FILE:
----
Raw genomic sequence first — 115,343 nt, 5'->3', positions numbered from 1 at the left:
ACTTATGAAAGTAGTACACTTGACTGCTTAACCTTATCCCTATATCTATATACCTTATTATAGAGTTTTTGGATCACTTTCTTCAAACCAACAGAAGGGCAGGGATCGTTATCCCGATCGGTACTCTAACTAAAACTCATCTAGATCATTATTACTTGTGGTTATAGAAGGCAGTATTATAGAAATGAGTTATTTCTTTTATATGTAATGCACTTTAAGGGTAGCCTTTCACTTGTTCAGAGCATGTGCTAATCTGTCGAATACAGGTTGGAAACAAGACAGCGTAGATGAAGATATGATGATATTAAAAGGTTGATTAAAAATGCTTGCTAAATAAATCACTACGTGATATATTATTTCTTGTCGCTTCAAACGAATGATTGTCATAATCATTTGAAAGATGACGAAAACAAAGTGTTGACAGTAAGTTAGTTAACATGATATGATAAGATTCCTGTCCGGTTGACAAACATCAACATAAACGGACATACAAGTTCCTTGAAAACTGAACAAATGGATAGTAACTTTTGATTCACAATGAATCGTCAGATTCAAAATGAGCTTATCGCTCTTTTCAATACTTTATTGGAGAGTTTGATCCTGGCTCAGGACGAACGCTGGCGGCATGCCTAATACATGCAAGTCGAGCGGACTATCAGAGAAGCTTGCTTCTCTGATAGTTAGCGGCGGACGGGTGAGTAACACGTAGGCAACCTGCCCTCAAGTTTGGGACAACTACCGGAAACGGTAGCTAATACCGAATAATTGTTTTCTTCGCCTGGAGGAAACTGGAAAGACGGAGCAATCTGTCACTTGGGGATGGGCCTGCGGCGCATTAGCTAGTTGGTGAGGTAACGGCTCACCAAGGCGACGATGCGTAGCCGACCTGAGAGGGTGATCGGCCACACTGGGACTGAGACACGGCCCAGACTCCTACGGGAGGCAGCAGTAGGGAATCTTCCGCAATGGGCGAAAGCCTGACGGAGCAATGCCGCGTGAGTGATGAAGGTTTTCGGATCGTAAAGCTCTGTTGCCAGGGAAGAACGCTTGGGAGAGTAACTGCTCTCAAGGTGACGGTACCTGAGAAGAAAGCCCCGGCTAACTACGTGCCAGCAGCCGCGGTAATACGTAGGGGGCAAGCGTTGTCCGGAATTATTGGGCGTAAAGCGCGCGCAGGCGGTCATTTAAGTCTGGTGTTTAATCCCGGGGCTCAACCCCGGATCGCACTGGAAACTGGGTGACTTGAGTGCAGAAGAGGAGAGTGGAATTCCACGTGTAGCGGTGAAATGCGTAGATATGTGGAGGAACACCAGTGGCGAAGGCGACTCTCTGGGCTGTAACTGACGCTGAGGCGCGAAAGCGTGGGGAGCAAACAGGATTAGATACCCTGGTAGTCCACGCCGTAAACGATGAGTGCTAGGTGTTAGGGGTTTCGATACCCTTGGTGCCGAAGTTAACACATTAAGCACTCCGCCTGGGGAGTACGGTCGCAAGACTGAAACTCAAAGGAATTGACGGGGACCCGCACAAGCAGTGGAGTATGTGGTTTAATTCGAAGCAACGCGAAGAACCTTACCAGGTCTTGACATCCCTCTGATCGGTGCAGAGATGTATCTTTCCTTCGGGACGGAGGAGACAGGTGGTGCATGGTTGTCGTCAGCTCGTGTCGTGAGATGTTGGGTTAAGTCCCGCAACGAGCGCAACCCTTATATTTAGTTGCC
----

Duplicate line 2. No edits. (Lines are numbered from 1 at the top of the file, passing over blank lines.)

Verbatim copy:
ACTTATGAAAGTAGTACACTTGACTGCTTAACCTTATCCCTATATCTATATACCTTATTATAGAGTTTTTGGATCACTTTCTTCAAACCAACAGAAGGGCAGGGATCGTTATCCCGATCGGTACTCTAACTAAAACTCATCTAGATCATTATTACTTGTGGTTATAGAAGGCAGTATTATAGAAATGAGTTATTTCTTTTATATGTAATGCACTTTAAGGGTAGCCTTTCACTTGTTCAGAGCATGTGCTAATCTGTCGAATACAGGTTGGAAACAAGACAGCGTAGATGAAGATATGATGATATTAAAAGGTTGATTAAAAATGCTTGCTAAATAAATCACTACGTGATATATTATTTCTTGTCGCTTCAAACGAATGATTGTCATAATCATTTGAAAGATGACGAAAACAAAGTGTTGACAGTAAGTTAGTTAACATGATATGATAAGATTCCTGTCCGGTTGACAAACATCAACATAAACGGACATACAAGTTCCTTGAAAACTGAACAAATGGATAGTAACTTTTGATTCACAATGAATCGTCAGATTCAAAATGAGCTTATCGCTCTTTTCAATACTTTATTGGAGAGTTTGATCCTGGCTCAGGACGAACGCTGGCGGCATGCCTAATACATGCAAGTCGAGCGGACTATCAGAGAAGCTTGCTTCTCTGATAGTTAGCGGCGGACGGGTGAGTAACACGTAGGCAACCTGCCCTCAAGTTTGGGACAACTACCGGAAACGGTAGCTAATACCGAATAATTGTTTTCTTCGCCTGGAGGAAACTGGAAAGACGGAGCAATCTGTCACTTGGGGATGGGCCTGCGGCGCATTAGCTAGTTGGTGAGGTAACGGCTCACCAAGGCGACGATGCGTAGCCGACCTGAGAGGGTGATCGGCCACACTGGGACTGAGACACGGCCCAGACTCCTACGGGAGGCAGCAGTAGGGAATCTTCCGCAATGGGCGAAAGCCTGACGGAGCAATGCCGCGTGAGTGATGAAGGTTTTCGGATCGTAAAGCTCTGTTGCCAGGGAAGAACGCTTGGGAGAGTAACTGCTCTCAAGGTGACGGTACCTGAGAAGAAAGCCCCGGCTAACTACGTGCCAGCAGCCGCGGTAATACGTAGGGGGCAAGCGTTGTCCGGAATTATTGGGCGTAAAGCGCGCGCAGGCGGTCATTTAAGTCTGGTGTTTAATCCCGGGGCTCAACCCCGGATCGCACTGGAAACTGGGTGACTTGAGTGCAGAAGAGGAGAGTGGAATTCCACGTGTAGCGGTGAAATGCGTAGATATGTGGAGGAACACCAGTGGCGAAGGCGACTCTCTGGGCTGTAACTGACGCTGAGGCGCGAAAGCGTGGGGAGCAAACAGGATTAGATACCCTGGTAGTCCACGCCGTAAACGATGAGTGCTAGGTGTTAGGGGTTTCGATACCCTTGGTGCCGAAGTTAACACATTAAGCACTCCGCCTGGGGAGTACGGTCGCAAGACTGAAACTCAAAGGAATTGACGGGGACCCGCACAAGCAGTGGAGTATGTGGTTTAATTCGAAGCAACGCGAAGAACCTTACCAGGTCTTGACATCCCTCTGATCGGTGCAGAGATGTATCTTTCCTTCGGGACGGAGGAGACAGGTGGTGCATGGTTGTCGTCAGCTCGTGTCGTGAGATGTTGGGTTAAGTCCCGCAACGAGCGCAACCCTTATATTTAGTTGCC